My book’s first chapter—”Here They Come-Now What?” begins with my childhood experiences involving Jehovah’s Witnesses. (pp. 1-2)

My parents followed a popular strategy of not engaging with Jehovah’s Witnesses either by hiding behind the curtains, pretending not to be home or by turning them away at the door by politely telling them, “No, thanks. I have my own religion.” (pp. 1-2)

I placed saving faith in Christ at age 17 through a verse-by-verse study of the book of Romans. Unfortunately, I didn’t develop a deep Bible knowledge, and I gave up trying to share the gospel with people because I wasn’t good at breaking the ice regarding spiritual matters. I felt guilty about not being a better witness for Christ and prayed that God would open the way of opportunity for spiritual conversations. (p. 2)

Several years later, Jehovah’s Witnesses came to my door, and I saw that as an opportunity to share the gospel. Unfortunately, I was totally unprepared. I had no idea what Witnesses believed. Not knowing what else to do, I gave my testimony about being assured of a place in heaven due to faith in Christ’s sacrifice. (p. 3)

The Witnesses used that opportunity to tell me that I wouldn’t be going to heaven. They cited proof texts the Watchtower claim support its assertion that King David and John the Baptist didn’t go to heaven and never will; rather, they will live in physical form on a paradise earth. From there, they went into a prepared Watchtower presentation about its two-class salvation teaching—“a heavenly hope” for Jesus and 144,000 “anointed” Jehovah’s Witnesses and “an earthly hope” for all the rest. I had no idea how to respond. (pp. 4-5)

Chapter 1 then discusses how Christians can learn from my early mistakes (pp. 5-9)

It addresses the threshold question as to whether Christians should talk with Jehovah’s Witnesses at all. If they don’t, they have no risk of getting drawn into the Watchtower religion. On the other hand, we can’t get through to them with the gospel if we don’t converse with them. And what about the command in 2 John 10-11 not to allow into our homes someone who doesn’t bring the teachings of Christ? That refers to not allowing false teachers to teach in our church fellowships, not to preventing us from inviting someone in so as to share the gospel with them. (pp. 5-7).

My mistake wasn’t in talking with Jehovah’s Witnesses but with trying to witness to them unprepared. Not only didn’t I know the Bible well, but I unwittingly walked into a well-rehearsed Watchtower presentation. The Witnesses were on autopilot, while I was at a total loss as to how to reply. (pp. 7-8)

Getting Through to Jehovah’s Witnesses was written to help Christians prepare so they can witness effectively to Jehovah’s Witnesses. (p. 8)

Doctrinal chapters cover the “what”—what Jehovah’s Witnesses believe and why and what Christians believe and why. (p. 8)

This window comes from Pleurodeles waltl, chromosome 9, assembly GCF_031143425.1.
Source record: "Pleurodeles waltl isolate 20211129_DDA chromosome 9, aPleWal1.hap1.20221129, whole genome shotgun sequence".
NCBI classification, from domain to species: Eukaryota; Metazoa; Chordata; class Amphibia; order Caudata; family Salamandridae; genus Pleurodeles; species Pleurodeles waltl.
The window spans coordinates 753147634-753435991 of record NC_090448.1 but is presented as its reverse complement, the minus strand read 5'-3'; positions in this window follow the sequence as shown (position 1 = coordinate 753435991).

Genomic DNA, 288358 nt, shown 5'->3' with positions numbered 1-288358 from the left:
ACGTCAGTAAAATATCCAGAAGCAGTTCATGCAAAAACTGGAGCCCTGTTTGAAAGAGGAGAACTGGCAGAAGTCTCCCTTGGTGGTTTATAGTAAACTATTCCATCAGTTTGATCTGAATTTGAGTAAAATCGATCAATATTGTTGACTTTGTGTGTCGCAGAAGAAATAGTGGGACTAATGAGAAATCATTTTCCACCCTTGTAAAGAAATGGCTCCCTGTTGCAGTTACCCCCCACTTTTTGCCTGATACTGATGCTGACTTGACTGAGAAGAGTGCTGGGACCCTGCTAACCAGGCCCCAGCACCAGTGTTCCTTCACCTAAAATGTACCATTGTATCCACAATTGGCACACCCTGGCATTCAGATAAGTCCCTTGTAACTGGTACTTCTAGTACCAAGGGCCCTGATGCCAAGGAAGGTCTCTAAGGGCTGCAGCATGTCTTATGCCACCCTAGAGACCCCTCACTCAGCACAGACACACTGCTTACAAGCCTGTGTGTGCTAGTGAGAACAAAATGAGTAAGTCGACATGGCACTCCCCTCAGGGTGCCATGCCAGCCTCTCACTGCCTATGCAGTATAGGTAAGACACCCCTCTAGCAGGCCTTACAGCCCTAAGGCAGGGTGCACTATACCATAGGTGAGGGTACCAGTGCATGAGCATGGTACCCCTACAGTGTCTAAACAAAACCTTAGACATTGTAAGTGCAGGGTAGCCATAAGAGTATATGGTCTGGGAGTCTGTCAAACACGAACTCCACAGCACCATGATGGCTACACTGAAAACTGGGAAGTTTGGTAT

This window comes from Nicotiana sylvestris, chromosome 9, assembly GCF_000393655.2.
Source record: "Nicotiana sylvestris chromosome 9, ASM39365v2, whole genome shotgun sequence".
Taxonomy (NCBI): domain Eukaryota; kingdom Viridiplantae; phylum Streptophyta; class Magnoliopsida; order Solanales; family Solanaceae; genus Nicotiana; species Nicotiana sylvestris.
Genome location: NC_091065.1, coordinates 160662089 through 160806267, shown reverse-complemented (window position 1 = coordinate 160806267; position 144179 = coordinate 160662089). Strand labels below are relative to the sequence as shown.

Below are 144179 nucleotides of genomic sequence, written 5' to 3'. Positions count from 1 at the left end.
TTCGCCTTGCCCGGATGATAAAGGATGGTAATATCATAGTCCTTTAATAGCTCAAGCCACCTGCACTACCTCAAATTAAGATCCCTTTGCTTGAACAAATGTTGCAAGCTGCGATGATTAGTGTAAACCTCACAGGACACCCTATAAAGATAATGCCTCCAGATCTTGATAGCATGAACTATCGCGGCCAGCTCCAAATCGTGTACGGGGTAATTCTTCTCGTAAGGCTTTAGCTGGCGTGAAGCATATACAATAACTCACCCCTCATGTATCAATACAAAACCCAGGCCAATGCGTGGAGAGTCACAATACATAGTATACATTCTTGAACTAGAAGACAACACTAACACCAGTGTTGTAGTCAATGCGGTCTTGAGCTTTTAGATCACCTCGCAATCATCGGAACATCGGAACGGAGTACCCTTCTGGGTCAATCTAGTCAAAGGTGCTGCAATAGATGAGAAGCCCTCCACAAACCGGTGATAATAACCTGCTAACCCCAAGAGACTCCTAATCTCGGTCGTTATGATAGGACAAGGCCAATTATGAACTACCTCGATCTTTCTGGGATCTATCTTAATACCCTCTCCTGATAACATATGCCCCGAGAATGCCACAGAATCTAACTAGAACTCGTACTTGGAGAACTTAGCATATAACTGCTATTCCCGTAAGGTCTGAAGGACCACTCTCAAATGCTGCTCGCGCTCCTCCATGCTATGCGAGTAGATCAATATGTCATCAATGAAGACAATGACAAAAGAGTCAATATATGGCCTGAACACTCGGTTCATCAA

Approach chapters cover the “how”—how to come at things in ways Witnesses won’t expect. Why? To take them out of their prepared presentations and get them to focus on what the Bible really teaches. (pp. 8-9).

Next, there’s a word of caution not to have my book or similar materials out when meeting with the Witnesses. That sort of “opposition” might well lead them to terminate any further contact. Instead, the Christian should prepare between meetings and make their own notes to use when the Witnesses are present. (p. 9)

Chapter 1 concludes by casting a positive vision of how different the lives of Jehovah’s Witnesses would be if they received a well-prepared gospel witness—not only from you but from every Christian in your church and in all the churches in your community. (p. 10)

Study Questions


  1. Have you ever pulled the curtains and pretended you weren’t home in order to avoid talking with Jehovah’s Witnesses? Have you ever opened the door but turned them away by saying something like, “No, thank you. I have my own religion”? (p. 1)
  1. Dave says that all he knew about Jehovah’s Witnesses when he first started talking with them was (p. 3):
  • They call God “Jehovah”
  • They go door-to-door witnessing in pairs
  • They offer people a magazine called The Watchtower
  • They won’t take blood transfusions.

What else did you know about Jehovah’s Witnesses before you started reading Dave’s book?

  1. Did you know that Jehovah’s Witnesses teach these things?
  • Jehovah’s Witnesses are Christians. (p. 3)
  • They are the only true Christians in the world. (p. 3)
  • King David and John the Baptist will never go to heaven; theirs is an earthly hope. (p. 4)
  • Only 144,000 “anointed” Jehovah’s Witnesses will go to heaven. (p. 5)
  • All the rest of those who will be resurrected will live on a paradise earth. (p. 5)
  1. Given these teachings, do you understand why a Jehovah’s Witness might tell you, “I have no desire to go to heaven, and I have no intention of going there. I have an earthly hope”?
  1. Please read Acts 2:34 and Matthew 11:11. Do these verses mean that neither King David nor John the Baptist went to heaven when they died and that they aren’t there now? Does it mean they will never go there? What do those verses really mean? (p. 4)
  1. Please read 2 John 10-11. Do you think this verse means it is wrong to invite Jehovah’s Witnesses into your home in order to share the gospel with them? If you do interpret those verses that way, where else could you meet with them for that purpose? (pp. 6-7)
  1. Which sort of preparation do you personally need the most—doctrinal understanding or witnessing tips (or both equally)? (pp. 8-9)
  1. In trying to get through to Jehovah’s Witnesses, why is it important to get them out of their prepared presentations? (pp. 8-9)